We also felt that the toolkit could help in addressing older persons who were accused of witchcraft. In some instances within rural settings, those living with dementia would sometimes go to the outside toilet and forget to dress themselves. Forgetting how to find their home and often experiencing frustration, some would knock on the doors of neighbours. Later on, if something unexpected was to happen to the families whose doors had been knocked on, such as getting ill, they may blame the person living with dementia as having cast a spell on the family.

Examples such as these speak for themselves in the necessity for community education.

Anti-stigma interventions and tool-kits

For the toolkit, the team came up with a dementia anti-stigma intervention.

This intervention took the form of a facilitator’s manual which would ‘train the trainers’. The intended outcome was for facilitators to understand and have the knowledge of the stigma around to dementia. As a part of the toolkit, this included key messages that needed to be passed on by the trainers to the caregivers and the general public.

A woman looks over the anti-stigma toolkit developed by STRiDE Kenya.

A couple of key points to the intervention, as well as the manual itself, was to convey to the trainees what dementia was, highlighting the importance of ‘debunking’ myths and misconceptions. We felt that this was crucial to the trainees understanding of the impact of stigma on people, as well as the importance of conversations that could destroy these misconceptions. As a part of highlighting the importance of having these conversations, we also focused on the use of language to reduce stigma.

Further included in the manual were facts on dementia, the importance of diet and exercise, as well as the voices of people living with dementia through videos.

Human rights was another topic that needed to be highlighted, with the importance of further reiterating that people living with dementia have rights and need to be treated with dignity. To illustrate this, we included case vignettes.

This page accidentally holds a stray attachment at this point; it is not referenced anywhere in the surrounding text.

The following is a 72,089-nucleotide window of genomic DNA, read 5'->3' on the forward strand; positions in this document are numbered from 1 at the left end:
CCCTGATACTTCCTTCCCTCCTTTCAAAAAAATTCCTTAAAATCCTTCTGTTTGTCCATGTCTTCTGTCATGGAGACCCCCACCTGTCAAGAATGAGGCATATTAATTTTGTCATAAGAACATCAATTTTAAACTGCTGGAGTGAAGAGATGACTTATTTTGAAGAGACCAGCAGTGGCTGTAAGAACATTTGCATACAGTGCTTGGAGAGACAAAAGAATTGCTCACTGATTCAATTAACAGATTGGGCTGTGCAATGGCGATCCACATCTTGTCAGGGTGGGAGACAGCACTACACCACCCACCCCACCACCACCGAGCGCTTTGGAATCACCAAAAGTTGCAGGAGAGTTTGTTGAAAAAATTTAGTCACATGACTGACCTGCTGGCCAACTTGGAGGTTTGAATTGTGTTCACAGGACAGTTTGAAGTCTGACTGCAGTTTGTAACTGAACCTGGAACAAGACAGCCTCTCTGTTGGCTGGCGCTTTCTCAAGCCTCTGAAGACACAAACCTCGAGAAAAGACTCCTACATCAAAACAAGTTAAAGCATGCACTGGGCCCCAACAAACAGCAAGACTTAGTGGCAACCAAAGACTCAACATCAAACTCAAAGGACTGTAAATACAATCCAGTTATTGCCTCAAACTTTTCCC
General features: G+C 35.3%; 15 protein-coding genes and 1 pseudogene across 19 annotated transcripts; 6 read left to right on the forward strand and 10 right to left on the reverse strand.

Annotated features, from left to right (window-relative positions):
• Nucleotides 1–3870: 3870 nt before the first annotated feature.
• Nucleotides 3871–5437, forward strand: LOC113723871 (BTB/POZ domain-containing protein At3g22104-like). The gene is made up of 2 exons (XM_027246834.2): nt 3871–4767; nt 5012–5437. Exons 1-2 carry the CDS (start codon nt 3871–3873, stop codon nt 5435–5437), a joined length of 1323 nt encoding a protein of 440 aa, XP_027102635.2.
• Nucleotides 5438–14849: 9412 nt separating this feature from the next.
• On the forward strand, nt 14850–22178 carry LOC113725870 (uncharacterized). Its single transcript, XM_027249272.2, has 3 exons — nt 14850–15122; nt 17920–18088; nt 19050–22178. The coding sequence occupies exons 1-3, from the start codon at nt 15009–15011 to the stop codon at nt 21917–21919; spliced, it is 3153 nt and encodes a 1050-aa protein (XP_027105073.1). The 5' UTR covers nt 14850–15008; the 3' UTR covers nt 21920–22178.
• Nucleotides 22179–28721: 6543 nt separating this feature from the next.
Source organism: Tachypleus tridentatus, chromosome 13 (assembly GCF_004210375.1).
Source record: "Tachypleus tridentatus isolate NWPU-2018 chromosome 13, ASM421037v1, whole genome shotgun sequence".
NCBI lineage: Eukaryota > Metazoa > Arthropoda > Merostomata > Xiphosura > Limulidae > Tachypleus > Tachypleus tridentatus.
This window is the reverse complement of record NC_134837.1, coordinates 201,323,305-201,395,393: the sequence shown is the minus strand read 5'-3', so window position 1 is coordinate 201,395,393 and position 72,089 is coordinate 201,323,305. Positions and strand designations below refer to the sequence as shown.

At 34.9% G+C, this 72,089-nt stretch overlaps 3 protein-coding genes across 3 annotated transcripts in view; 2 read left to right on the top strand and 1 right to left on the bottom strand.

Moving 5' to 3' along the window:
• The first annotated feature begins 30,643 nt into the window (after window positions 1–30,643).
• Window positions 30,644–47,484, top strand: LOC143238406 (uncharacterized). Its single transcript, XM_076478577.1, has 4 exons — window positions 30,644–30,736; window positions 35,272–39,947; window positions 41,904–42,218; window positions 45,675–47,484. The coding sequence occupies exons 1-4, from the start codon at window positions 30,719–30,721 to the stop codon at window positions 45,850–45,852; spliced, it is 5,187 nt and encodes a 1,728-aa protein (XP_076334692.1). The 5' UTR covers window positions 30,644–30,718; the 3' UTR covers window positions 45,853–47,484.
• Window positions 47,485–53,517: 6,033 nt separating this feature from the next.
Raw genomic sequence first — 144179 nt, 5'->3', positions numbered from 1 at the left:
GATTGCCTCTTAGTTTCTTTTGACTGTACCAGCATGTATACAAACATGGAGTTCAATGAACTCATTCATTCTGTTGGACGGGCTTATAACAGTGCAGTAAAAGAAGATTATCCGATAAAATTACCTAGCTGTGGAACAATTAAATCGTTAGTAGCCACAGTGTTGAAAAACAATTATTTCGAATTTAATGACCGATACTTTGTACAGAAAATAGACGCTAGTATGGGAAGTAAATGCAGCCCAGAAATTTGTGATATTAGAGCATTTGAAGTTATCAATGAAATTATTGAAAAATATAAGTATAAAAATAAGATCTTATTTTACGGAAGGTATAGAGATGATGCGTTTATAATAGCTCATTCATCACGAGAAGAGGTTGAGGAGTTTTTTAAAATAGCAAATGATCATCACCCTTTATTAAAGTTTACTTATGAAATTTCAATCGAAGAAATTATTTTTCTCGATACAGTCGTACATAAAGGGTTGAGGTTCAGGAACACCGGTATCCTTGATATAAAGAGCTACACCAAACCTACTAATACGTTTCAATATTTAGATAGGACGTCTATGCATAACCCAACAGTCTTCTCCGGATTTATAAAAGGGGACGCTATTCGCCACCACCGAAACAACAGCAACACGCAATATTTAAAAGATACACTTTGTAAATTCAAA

Impact and future use

The public initially completed a pre-survey so that we had an understanding of what they already knew about dementia. Their initial answers were affected by their misconceptions and stigma associated with the condition.

Sharing the toolkit with a member of the community.

After the training, they completed a post-assessment survey and there was a deeper understanding of what dementia was. We felt our intended goal was achieved when we noticed the change in perceptions from those surveyed.

Based on these findings, our future plans around the anti-stigma toolkit are to pilot it further and disseminate it more broadly in Kenya, with the possibility of sharing it with other low-income countries, while taking into consideration the cultural aspects in each setting.

Though the STRiDE project officially finished at the end of March 2022, each of the teams will continue the important work they started by participating in the STRiDE Network.
The network, which is a new collaborative effort that is still in development, will enable researchers, Alzheimer associations and other NGOs, people living with dementia, carers and more to work collaboratively to transform research into policy change and impact.